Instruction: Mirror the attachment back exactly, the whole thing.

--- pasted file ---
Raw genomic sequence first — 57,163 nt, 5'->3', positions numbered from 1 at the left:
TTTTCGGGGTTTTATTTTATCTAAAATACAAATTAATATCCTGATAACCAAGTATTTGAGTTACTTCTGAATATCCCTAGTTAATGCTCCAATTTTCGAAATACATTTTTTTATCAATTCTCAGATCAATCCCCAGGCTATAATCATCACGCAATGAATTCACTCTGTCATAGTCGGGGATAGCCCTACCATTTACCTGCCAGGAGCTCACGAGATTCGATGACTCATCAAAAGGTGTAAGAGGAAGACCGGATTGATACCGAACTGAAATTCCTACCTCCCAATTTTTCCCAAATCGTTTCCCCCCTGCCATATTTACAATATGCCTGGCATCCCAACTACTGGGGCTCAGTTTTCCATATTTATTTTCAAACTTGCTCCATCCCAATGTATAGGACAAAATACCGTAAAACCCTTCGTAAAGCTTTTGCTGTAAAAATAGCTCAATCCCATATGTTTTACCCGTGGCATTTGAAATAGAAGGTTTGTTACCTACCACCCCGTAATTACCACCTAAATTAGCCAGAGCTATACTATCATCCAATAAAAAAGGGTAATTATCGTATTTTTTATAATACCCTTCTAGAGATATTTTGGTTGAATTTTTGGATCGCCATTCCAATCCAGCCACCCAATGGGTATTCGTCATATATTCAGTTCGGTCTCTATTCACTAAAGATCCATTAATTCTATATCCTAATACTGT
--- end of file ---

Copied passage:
Raw genomic sequence first — 57,163 nt, 5'->3', positions numbered from 1 at the left:
TTTTCGGGGTTTTATTTTATCTAAAATACAAATTAATATCCTGATAACCAAGTATTTGAGTTACTTCTGAATATCCCTAGTTAATGCTCCAATTTTCGAAATACATTTTTTTATCAATTCTCAGATCAATCCCCAGGCTATAATCATCACGCAATGAATTCACTCTGTCATAGTCGGGGATAGCCCTACCATTTACCTGCCAGGAGCTCACGAGATTCGATGACTCATCAAAAGGTGTAAGAGGAAGACCGGATTGATACCGAACTGAAATTCCTACCTCCCAATTTTTCCCAAATCGTTTCCCCCCTGCCATATTTACAATATGCCTGGCATCCCAACTACTGGGGCTCAGTTTTCCATATTTATTTTCAAACTTGCTCCATCCCAATGTATAGGACAAAATACCGTAAAACCCTTCGTAAAGCTTTTGCTGTAAAAATAGCTCAATCCCATATGTTTTACCCGTGGCATTTGAAATAGAAGGTTTGTTACCTACCACCCCGTAATTACCACCTAAATTAGCCAGAGCTATACTATCATCCAATAAAAAAGGGTAATTATCGTATTTTTTATAATACCCTTCTAGAGATATTTTGGTTGAATTTTTGGATCGCCATTCCAATCCAGCCACCCAATGGGTATTCGTCATATATTCAGTTCGGTCTCTATTCACTAAAGATCCATTAATTCTATATCCTAATACTGT